Peaceful Nightmares


(Google photo) This picture represents the island in which Bianca and her friends were trapped on after being pulled out to sea.

Marissa Dintino, Staff Writer

Convincing my parents to allow me to go on a small day trip in a boat with my friends was difficult enough, but it is never surprising when something seems to go terribly wrong. I always seem to have the worst of luck when it comes to anything that is difficult for me to earn.  Taking a peaceful boat trip to celebrate the summer seemed like a perfectly normal, everyday situation; however, it turned out to be anything but peaceful.


It was a beautiful summer day to find peace in a boat in the Gulf of Mexico. The sky was as blue as ever, many pure white clouds drifted around to shade us from the incredibly bright sun, and the waves were very small and serene. Just the thought of such a relaxing day pacified me further. Oliver, Faith, Paul, Skye, Ed, Carla, and I loaded the boat around noon with everything we would need for a few hours. As we sailed off the shore and into the sea, our parents waved to us, and we began to happily converse with each other.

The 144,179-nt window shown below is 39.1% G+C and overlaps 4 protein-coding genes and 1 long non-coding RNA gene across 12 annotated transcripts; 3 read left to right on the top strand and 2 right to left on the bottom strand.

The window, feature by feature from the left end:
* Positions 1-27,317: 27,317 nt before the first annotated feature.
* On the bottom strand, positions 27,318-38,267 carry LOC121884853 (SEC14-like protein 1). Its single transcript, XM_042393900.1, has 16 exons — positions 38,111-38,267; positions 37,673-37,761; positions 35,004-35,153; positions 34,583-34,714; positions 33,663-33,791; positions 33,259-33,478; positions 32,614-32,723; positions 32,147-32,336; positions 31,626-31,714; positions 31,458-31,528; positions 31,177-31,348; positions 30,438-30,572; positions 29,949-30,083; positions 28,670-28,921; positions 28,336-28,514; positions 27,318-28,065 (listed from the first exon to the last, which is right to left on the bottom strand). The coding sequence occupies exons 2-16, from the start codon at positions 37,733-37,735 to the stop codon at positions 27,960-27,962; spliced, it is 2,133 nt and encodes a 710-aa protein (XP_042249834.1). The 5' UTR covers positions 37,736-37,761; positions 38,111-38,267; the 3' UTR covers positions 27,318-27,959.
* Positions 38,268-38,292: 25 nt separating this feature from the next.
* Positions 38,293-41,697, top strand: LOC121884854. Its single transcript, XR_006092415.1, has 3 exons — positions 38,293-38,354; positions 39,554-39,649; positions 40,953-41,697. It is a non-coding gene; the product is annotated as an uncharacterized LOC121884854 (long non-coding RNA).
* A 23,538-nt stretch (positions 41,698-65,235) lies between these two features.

“It looks like it’s going to rain guys,” Faith spoke suddenly while staring up at the sky.


“Didn’t you check the weather Bianca?” Oliver asked me.


“It said we had a twenty percent chance of rain, so I don’t think it’s very likely,” I told him.


“Can you check again?”


“I would but there’s no service out here.” I shrugged, pulling my phone out of my bag to confirm that there was no service.


“Well…” Skye cut into the conversation, “Maybe we should stop at that island over there and wait until the weather clears up a bit. It may be too risky to keep going around.”


“We probably should. Besides, I’m hungry,” Carla added.


“You’re always hungry!” Ed groaned. “I don’t understand it. If I ate like you, I would be five hundred pounds!”


“Thanks!” She chuckled. “Gosh, I feel so loved!”


Ed chuckled, then attempted to hug her, but she slapped him away, causing him to give her a pitiful pouty face. We all laughed at their stupidity.


When we arrived at the small island, I pulled a giant blanket out of the boat and laid it across the sand by the seaside. As the clouds overtook the bright blue sky, we ate lunch in peace.


“It looks like it’s about to start pouring,” I muttered.


“You’re right…” Faith agreed, beginning to pack her vegetarian meal back into her bag. We made out way into the forest and sat under the thick brush to defend ourselves from the rain. It was then that Paul began to panic.


“We didn’t park the boat! It could drift away!” He exclaimed, causing everyone to run out into the open again. I stared in shock at the boat, which was so far away from us that we almost could not see it.


“I’m going to swim over there!” Oliver shouted over the rain pounding in the sand.


“You’ll die!” Skye exclaimed nervously. “It’s raining anyways, and you can easily drown or be eaten by something!”